At 27, Velumani’s to be father-in-law approached him to marry his daughter - a girl working in the State Bank of India for a salary of Rs.1600/- a month. Velumani took one look at the girl and was not too keen to marry her – she had darker skin than his. Yet he didn’t want to reject her outright either so he agreed to meet her. “Very difficult to tell an old man your daughter is not up to the mark”.
I interject at this point; this fair skin nonsense is getting to me. I ask what is fair and what is dark? “I am kind of the cut-off” he says. He’s marginally darker than me so I suppose I am fair – for whatever it’s worth. Ridiculous to my mind but I keep my thoughts to myself. He too sees the stupidity of this line of thinking but it is a reality he’s lived with and many continue to live with.
At the first meeting at her office in SBI, he falsely portrayed all his “assets” as liabilities to dissuade her from agreeing to the match. “I cooked up stuff hoping she would reject me and tell her father this boy is not worth marrying”. He says he spoke continuously for 55 minutes and she listened quietly without saying a word.
But at night, the father called to say that this daughter had agreed to the match. When later he asked her why she agreed despite him de-selling himself, she said she “knew he was exaggerating” and that “bade ghar me mai choti ban jaungi lekin chote ghar me mai badi reh sakti hoon” (If she marries into a family much above their status, she would be looked down upon; since his family didn’t have that kind of status, her position would remain intact and strong).
“In life, one has two options. One is debt and one is equity. Debt is safe but equity can give an enormous infinite return but is riskier. My wife chose equity and I respected her for that. She knew I was equity.”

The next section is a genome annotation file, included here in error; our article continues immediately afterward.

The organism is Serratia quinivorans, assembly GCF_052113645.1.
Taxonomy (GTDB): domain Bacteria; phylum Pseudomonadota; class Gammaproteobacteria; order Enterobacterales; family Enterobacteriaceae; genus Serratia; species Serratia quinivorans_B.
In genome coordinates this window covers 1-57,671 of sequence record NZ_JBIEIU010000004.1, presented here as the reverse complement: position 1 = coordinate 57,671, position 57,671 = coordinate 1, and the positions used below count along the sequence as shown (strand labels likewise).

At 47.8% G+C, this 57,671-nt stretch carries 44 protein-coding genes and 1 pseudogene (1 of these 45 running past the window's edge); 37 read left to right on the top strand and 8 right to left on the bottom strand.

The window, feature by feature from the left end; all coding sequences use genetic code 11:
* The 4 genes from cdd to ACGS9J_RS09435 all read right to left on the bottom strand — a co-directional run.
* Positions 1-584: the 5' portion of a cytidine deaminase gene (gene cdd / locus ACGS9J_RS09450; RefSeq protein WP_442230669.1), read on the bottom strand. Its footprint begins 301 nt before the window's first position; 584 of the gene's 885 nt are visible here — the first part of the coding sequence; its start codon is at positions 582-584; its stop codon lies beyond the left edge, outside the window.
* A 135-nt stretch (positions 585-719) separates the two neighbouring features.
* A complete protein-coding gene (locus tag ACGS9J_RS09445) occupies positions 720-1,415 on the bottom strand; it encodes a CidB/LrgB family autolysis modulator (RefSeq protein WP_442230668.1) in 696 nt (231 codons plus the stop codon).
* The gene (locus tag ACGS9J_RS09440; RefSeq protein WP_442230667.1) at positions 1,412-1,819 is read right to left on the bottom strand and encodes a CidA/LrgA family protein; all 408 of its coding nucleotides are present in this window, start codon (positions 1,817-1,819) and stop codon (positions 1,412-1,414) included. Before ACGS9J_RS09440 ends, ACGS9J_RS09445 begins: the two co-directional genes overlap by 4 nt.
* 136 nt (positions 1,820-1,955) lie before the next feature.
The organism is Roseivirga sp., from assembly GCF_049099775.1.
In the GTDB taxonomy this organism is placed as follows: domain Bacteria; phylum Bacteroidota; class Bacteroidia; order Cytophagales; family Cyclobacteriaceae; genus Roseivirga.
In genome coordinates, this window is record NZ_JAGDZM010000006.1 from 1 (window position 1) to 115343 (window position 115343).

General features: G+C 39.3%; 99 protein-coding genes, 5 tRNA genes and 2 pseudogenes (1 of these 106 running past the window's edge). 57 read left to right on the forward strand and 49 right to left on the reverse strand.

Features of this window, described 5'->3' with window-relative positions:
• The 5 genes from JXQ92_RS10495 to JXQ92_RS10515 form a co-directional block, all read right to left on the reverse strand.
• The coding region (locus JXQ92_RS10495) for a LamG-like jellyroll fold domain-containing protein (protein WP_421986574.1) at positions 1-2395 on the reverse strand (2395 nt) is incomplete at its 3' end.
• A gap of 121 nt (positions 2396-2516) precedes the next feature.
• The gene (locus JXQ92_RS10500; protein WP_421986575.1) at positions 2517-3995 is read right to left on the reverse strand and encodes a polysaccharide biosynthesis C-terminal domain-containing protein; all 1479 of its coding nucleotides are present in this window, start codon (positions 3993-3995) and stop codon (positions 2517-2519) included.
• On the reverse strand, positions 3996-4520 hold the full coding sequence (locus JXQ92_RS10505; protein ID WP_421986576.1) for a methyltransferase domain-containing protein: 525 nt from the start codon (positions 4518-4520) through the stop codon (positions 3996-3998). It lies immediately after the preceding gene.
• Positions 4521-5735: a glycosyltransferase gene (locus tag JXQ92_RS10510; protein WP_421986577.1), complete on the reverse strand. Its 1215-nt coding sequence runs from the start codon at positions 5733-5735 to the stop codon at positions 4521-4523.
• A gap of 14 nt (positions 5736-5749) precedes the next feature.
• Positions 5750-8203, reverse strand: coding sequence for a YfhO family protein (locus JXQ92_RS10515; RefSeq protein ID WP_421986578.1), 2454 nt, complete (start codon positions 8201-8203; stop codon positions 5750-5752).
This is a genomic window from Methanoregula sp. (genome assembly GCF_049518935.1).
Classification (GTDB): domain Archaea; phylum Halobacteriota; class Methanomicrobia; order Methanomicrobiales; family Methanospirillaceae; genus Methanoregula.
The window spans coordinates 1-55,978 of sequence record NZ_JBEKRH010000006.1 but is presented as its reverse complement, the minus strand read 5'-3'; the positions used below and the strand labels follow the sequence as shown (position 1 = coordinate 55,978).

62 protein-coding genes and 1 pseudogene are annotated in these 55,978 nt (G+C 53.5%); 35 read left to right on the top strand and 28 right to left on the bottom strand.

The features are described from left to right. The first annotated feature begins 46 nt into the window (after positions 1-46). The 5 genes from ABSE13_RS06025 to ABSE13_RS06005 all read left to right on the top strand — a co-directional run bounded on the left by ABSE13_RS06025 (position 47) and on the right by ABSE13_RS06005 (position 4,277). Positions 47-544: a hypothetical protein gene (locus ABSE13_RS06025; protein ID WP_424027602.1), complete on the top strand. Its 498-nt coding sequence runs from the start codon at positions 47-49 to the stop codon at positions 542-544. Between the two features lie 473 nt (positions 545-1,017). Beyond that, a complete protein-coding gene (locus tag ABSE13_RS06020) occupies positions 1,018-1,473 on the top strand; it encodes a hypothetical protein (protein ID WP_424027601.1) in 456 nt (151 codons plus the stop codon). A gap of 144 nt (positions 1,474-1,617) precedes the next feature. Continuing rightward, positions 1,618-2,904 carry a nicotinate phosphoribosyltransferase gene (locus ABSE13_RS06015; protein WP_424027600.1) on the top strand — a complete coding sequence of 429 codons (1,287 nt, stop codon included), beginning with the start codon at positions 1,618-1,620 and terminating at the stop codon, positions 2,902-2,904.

I ask how he thinks she knew he’d be equity. “Otherwise why should she marry a poor man. Somewhere she felt I’d deliver”, he adds. He was poor, not much better off than her own people and she didn’t know him either (it wasn’t a love marriage). It was a hell of a gamble to take.
On her part, she won despite her colour, since she had managed to keep silent for almost one hour (something he thinks women can’t usually manage) followed by her simple logic of her position in the family. He agreed to marry the dark but sensible girl. He presented his mother with fait accompli, aware that she would never accept such a dark skinned girl.
Rocking the Boat
After marriage, Velumani started doing his Ph.D. in thyroid biochemistry (by then his daughter, the second child was born). It took him ten years.
Meanwhile, his two brothers were also brought across to Mumbai for higher studies at the instigation of his wife. “The entire credit for making the family what it became goes to my wife”. Today, one of his brothers is the CFO of his company.
“In some ways, my HR was managed by my wife from 1986”, he says. When she took care of his family, she left him free to take care of his education and then business.
Velumani had been working for 15 years tirelessly at his non-tiring government job but a kind of restlessness had begun to set in. He was watching those who had learnt how to do thyroid testing minting money all around him while he continued to struggle on a government salary. He thought to himself, “if I have taught this to so many for ten years, why can’t I mint more money”.